Star-Lord and Rocket basically blunder through the situation all to just press a button and lower the force field so the Avengers can get through. There’s none of the brilliant tactical skills for which both are notorious. And Bendis just can’t seem to move beyond treating Rocket as a “joke” character. He has to keep pointing at Rocket and shouting, “Hey! This is hilarious! It’s a raccoon carrying a gun! Get It?! It’s funny I’m telling you – FUNNY!!!!!!!” At least he didn’t attempt to inflict any more catch phrases on poor Rocket this time out. Thanks for that one small favor, Bendis.
So Bendis, since you don’t seem to get it – let me tell you. You don’t have to keep underlining that Rocket is a gun-carrying Racoon. We all get that joke because it’s inherent to the character. The best way to write Rocket is to IGNORE the inherent joke and write him as an intelligent, insightful, brilliant, smart-assy tactician and leader of men. By the way, that’s the best way to write Star-Lord, too. Star-Lord is not a 20-something feckless imbecile with boyish good looks designed to make the teenage girls swoon. He’s an approaching middle-aged complex, grizzled, irritable, intelligent, leader of men. So quit mangling the characterization and get it right for a change.
I know that various comic book snobs at a particularly Craven Bootlickingly Repugnant website’s forums will insist that the art/coloring in this book is absolutely heavenly. Of course, they’d also defend in like manner a book with art/coloring of the quality typically found on the refrigerators of parents with pre-school-aged children. While Francavilla’s art/coloring is certainly not refrigerator quality, I will say that it is not well-suited for cosmic. Drax is slightly more defined than a green amorphous blob – but only slightly more defined. There’s very little definition to distinguish among the facial features of most of the humanoid characters. The villains are interchangeable and so poorly defined that I couldn’t tell who or what they were other than just random humanoid-like creatures shooting at the protagonists. The coloring is jarringly un-appealing to say the least. For certain books, this art/coloring style would work well. This is not one of those books.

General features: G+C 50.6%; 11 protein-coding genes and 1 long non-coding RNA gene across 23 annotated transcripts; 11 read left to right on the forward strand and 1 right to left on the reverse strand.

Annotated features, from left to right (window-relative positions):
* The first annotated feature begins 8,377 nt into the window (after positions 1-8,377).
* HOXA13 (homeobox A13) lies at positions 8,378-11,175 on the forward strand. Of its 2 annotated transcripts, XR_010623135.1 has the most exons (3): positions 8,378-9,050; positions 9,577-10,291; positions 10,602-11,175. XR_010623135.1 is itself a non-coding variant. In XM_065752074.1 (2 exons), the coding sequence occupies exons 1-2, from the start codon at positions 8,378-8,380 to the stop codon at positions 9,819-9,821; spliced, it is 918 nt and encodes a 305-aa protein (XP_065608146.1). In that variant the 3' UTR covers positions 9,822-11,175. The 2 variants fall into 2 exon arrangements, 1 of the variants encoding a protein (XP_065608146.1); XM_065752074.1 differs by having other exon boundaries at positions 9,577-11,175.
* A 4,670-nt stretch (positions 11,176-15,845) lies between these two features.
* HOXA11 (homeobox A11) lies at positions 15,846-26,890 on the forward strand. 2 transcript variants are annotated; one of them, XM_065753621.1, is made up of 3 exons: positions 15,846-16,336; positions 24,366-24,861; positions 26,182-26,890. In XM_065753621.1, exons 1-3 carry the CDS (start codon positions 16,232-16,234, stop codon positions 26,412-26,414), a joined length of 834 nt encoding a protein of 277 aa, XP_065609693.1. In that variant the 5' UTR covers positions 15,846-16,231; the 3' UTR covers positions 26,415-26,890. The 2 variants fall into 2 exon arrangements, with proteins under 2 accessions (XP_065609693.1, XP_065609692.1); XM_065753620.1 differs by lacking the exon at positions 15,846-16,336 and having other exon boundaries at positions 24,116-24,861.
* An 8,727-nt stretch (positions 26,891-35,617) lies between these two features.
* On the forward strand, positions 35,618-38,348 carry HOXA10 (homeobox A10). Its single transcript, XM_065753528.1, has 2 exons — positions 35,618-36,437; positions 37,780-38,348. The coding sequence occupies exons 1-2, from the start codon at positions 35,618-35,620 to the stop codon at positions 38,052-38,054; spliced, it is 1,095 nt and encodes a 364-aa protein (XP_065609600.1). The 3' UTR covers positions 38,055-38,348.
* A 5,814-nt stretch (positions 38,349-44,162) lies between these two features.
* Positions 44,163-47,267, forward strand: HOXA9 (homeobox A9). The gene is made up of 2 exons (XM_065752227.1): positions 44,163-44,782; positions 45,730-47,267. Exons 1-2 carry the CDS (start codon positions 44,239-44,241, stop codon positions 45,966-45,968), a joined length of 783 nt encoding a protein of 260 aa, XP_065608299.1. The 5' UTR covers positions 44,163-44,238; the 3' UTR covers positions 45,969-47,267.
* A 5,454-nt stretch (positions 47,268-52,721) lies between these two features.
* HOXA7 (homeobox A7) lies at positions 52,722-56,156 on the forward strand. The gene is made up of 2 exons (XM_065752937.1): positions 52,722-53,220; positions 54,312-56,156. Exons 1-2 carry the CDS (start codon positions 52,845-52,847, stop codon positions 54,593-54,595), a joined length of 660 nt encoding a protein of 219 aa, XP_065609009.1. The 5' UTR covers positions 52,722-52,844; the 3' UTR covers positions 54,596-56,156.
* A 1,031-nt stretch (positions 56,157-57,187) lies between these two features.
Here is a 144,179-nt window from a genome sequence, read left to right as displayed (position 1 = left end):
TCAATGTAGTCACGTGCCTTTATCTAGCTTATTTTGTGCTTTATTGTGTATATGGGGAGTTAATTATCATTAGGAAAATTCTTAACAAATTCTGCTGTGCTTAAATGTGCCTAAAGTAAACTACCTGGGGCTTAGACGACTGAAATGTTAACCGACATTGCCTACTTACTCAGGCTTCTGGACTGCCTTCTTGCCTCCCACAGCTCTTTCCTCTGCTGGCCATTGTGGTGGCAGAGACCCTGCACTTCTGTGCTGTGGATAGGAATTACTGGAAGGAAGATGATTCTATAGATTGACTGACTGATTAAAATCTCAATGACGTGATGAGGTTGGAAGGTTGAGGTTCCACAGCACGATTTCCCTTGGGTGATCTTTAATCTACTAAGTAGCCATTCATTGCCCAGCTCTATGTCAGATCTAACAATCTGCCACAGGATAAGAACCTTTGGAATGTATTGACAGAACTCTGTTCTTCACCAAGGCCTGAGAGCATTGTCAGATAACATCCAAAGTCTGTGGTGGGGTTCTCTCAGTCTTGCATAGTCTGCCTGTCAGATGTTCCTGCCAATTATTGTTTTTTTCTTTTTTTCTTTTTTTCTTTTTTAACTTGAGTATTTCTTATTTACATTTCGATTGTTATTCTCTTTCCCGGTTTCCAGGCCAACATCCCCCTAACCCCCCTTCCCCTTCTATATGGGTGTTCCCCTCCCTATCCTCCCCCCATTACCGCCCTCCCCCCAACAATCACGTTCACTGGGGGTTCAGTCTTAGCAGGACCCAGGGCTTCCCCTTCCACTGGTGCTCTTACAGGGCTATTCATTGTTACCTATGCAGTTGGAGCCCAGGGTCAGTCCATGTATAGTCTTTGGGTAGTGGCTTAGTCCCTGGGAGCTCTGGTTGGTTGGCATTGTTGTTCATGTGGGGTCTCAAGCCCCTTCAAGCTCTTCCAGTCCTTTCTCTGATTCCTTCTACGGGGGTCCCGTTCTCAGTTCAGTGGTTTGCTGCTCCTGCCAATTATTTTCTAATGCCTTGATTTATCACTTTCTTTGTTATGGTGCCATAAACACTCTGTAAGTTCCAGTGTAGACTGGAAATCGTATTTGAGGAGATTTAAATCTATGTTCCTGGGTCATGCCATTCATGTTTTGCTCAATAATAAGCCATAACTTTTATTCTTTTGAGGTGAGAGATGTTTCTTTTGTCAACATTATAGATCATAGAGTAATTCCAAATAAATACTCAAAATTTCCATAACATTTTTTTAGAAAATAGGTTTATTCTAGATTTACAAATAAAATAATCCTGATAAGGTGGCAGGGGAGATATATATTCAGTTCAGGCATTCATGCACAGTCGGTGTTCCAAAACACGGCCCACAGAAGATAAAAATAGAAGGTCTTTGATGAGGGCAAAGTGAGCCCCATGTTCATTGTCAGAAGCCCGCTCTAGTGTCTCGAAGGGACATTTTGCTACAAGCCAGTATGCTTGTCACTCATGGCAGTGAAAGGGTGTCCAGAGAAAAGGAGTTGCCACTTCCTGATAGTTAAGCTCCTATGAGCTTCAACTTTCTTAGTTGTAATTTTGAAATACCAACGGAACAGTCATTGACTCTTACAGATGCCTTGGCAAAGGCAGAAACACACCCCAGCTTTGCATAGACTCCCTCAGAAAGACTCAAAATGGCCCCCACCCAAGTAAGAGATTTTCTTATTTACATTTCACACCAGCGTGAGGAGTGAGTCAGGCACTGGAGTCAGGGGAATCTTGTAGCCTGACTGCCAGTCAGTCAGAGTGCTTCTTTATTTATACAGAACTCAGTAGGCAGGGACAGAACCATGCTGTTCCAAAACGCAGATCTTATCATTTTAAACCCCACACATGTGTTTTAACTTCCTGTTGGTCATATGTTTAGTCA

At least there’s no letters page so we’re spared any grating comments from so-called “editor” Stephen Wacker and we’re spared from carefully selected letters full of fawning praise from persons who have never read Volume II of GotG (aka The REAL Guardians of the Galaxy rather than Bendis’ Volume III cheap imitations).
Once again, I’m sure the Craven Bootlickingly Repugnant website and the Ingratiating Gonad-less Ninny website will fall all over themselves praising this garbage of the galaxy. But of course, they’re just like Marvel Editorial in only being satisfied with repetitious super-heroic fantasy and failing to appreciate the better quality super-heroic military science-fiction such as that found in Annihilation, The Thanos Imperative, Nova Volume IV, and Guardians of the Galaxy Volume II. Maybe there is something we can all agree on though. I think Bendis would be happier writing family hour TV sit-coms for the Disney Channel. For his own personal satisfaction, let’s all encourage him to move on to the TV sit-coms and leave cosmic to someone else who actually likes and UNDERSTANDS cosmic and the cosmic characters.